Image-guided ablation of skeletal metastases
- Anil Nicholas Kurup, MD
Anil Nicholas Kurup, MD
- Associate Professor of Radiology
- Mayo Clinic College of Medicine
- Matthew R Callstrom, MD, PhD
Matthew R Callstrom, MD, PhD
- Professor of Radiology
- Mayo Clinic
- Section Editors
- Reed E Drews, MD
Reed E Drews, MD
- Section Editor — Complications of Cancer
- Associate Professor of Medicine
- Harvard Medical School
- Janet Abrahm, MD
Janet Abrahm, MD
- Section Editor — Pain: Assessment and Management
- Professor of Medicine
- Harvard Medical School
Skeletal metastases are a common manifestation of distant relapse from many types of solid cancers, especially those arising in the lung, breast, and prostate. Bone involvement can also be extensive in patients with multiple myeloma, and bone may be a primary or secondary site of disease involvement in patients with lymphoma. For the purpose of this review, all of these will be considered under the term "skeletal metastases." (See "Clinical features, laboratory manifestations, and diagnosis of multiple myeloma" and "Primary lymphoma of bone".)
Among patients with advanced malignancy, skeletal metastases represent a prominent source of morbidity due to pain, dysfunction, pathologic fracture, and neurovascular compromise. Bone-related cancer pain is frequently undertreated, with nearly 80 percent of patients experiencing severe pain before a sufficient palliative treatment plan is initiated . (See "Evaluation and management of complete and impending pathologic fractures in patients with metastatic bone disease, multiple myeloma, and lymphoma" and "Clinical features and diagnosis of neoplastic epidural spinal cord compression, including cauda equina syndrome" and "Overview of cancer pain syndromes", section on 'Multifocal bone pain' and "Cancer pain management: General principles and risk management for patients receiving opioids", section on 'The problem of undertreatment'.)
Treatment of skeletal metastases usually requires a multipronged approach that may include analgesics, external beam radiation therapy, surgical management, and/or vertebroplasty/kyphoplasty. A significant proportion of patients with symptomatic skeletal metastases derive no or inadequate pain relief from these measures, or they experience recurrent pain following radiation therapy and require further intervention. Given the limited life expectancy of many of these patients and the coexisting morbidity, minimally invasive methods for local ablation of skeletal metastases have been developed, including radiofrequency ablation, cryoablation, and focused ultrasound. This topic will review image-guided ablation approaches to symptomatic skeletal metastases.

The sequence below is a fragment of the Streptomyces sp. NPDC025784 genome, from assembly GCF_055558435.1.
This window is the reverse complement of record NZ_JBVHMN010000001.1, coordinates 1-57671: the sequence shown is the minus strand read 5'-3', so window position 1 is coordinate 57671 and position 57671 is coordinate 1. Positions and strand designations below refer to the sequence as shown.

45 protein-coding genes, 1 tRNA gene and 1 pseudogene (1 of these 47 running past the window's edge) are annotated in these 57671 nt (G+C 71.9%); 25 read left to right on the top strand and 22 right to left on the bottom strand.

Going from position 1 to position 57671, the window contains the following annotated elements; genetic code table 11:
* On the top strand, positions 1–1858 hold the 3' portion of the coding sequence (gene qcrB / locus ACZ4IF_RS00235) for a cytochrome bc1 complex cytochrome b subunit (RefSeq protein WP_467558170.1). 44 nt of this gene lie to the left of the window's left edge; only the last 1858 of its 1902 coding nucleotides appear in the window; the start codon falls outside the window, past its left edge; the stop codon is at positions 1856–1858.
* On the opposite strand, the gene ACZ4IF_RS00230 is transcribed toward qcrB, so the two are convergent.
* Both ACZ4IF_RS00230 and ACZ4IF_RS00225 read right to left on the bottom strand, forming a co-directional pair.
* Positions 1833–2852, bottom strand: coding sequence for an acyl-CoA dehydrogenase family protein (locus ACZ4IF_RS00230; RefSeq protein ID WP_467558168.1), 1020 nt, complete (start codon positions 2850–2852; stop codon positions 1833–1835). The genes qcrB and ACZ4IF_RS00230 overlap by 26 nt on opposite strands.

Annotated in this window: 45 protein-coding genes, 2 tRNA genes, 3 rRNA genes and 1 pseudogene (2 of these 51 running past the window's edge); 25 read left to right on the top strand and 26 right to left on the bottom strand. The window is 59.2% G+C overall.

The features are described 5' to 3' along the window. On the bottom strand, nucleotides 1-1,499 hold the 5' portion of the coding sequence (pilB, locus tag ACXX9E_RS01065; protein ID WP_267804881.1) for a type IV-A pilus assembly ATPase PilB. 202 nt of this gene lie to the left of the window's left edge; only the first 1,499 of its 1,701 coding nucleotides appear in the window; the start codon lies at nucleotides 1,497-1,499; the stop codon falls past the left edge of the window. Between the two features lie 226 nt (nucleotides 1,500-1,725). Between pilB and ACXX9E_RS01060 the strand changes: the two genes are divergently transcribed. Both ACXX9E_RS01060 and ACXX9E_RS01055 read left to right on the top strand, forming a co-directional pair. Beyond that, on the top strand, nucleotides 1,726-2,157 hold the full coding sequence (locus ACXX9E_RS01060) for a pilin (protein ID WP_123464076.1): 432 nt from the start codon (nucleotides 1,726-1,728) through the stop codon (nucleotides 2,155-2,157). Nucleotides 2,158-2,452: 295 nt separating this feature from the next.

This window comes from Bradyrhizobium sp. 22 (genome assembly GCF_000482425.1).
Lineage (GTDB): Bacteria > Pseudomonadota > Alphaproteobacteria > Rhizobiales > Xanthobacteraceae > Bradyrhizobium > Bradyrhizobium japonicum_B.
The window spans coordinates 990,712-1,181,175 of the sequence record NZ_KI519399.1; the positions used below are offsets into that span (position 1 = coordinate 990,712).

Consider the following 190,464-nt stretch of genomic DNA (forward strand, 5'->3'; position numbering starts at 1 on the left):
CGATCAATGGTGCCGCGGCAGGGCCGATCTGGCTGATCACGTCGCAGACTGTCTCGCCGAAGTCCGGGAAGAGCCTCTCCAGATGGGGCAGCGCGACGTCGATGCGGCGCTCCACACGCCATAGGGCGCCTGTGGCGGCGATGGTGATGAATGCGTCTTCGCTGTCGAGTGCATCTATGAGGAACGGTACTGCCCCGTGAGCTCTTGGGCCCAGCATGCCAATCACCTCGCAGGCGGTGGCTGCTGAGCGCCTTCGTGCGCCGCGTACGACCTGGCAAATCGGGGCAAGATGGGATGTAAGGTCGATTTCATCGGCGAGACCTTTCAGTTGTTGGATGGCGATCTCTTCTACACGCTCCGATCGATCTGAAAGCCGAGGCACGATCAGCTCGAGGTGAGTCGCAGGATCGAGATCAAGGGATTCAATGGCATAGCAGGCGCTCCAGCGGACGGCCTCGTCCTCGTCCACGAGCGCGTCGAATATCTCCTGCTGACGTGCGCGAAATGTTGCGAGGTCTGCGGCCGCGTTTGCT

OVERVIEW OF THE APPROACH TO SYMPTOMATIC SKELETAL METASTASES
The goals of management for symptomatic bone metastases include maximizing pain control, preserving and restoring function, stabilizing the skeleton, and enhancing local tumor control. (See "Overview of the epidemiology, clinical presentation, diagnosis, and management of adult patients with bone metastasis".)
Optimal therapy typically requires a multipronged, multidisciplinary approach:To continue reading this article, you must log in with your personal, hospital, or group practice subscription. For more information on subscription options, click below on the option that best describes you:
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- OVERVIEW OF THE APPROACH TO SYMPTOMATIC SKELETAL METASTASES
- INDICATIONS FOR IMAGE-GUIDED ABLATION
- Patient selection
- PREPROCEDURAL IMAGING
- General aspects
- Radiofrequency ablation
- Focused ultrasound
- Other emerging percutaneous techniques
- - Bone pain
- - Local tumor control
- Choice of method
- SUMMARY AND RECOMMENDATIONS